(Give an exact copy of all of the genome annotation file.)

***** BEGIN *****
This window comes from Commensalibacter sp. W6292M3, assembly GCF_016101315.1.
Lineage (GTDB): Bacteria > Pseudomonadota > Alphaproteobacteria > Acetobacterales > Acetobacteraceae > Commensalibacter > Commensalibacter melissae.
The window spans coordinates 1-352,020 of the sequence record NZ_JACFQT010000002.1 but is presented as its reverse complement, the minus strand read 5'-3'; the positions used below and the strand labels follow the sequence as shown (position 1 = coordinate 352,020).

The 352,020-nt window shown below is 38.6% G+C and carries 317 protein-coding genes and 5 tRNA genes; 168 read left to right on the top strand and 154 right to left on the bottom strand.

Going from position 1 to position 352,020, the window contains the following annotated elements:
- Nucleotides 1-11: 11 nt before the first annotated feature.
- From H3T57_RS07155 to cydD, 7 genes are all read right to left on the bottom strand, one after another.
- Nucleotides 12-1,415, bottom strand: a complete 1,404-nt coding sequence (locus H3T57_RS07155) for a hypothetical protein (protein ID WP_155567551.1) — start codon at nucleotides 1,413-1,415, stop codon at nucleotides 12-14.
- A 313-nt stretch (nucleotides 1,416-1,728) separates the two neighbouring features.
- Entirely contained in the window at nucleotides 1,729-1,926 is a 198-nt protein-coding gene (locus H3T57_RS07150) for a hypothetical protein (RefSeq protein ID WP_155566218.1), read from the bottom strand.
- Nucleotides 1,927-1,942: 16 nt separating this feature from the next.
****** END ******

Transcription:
This window comes from Commensalibacter sp. W6292M3, assembly GCF_016101315.1.
Lineage (GTDB): Bacteria > Pseudomonadota > Alphaproteobacteria > Acetobacterales > Acetobacteraceae > Commensalibacter > Commensalibacter melissae.
The window spans coordinates 1-352,020 of the sequence record NZ_JACFQT010000002.1 but is presented as its reverse complement, the minus strand read 5'-3'; the positions used below and the strand labels follow the sequence as shown (position 1 = coordinate 352,020).

The 352,020-nt window shown below is 38.6% G+C and carries 317 protein-coding genes and 5 tRNA genes; 168 read left to right on the top strand and 154 right to left on the bottom strand.

Going from position 1 to position 352,020, the window contains the following annotated elements:
- Nucleotides 1-11: 11 nt before the first annotated feature.
- From H3T57_RS07155 to cydD, 7 genes are all read right to left on the bottom strand, one after another.
- Nucleotides 12-1,415, bottom strand: a complete 1,404-nt coding sequence (locus H3T57_RS07155) for a hypothetical protein (protein ID WP_155567551.1) — start codon at nucleotides 1,413-1,415, stop codon at nucleotides 12-14.
- A 313-nt stretch (nucleotides 1,416-1,728) separates the two neighbouring features.
- Entirely contained in the window at nucleotides 1,729-1,926 is a 198-nt protein-coding gene (locus H3T57_RS07150) for a hypothetical protein (RefSeq protein ID WP_155566218.1), read from the bottom strand.
- Nucleotides 1,927-1,942: 16 nt separating this feature from the next.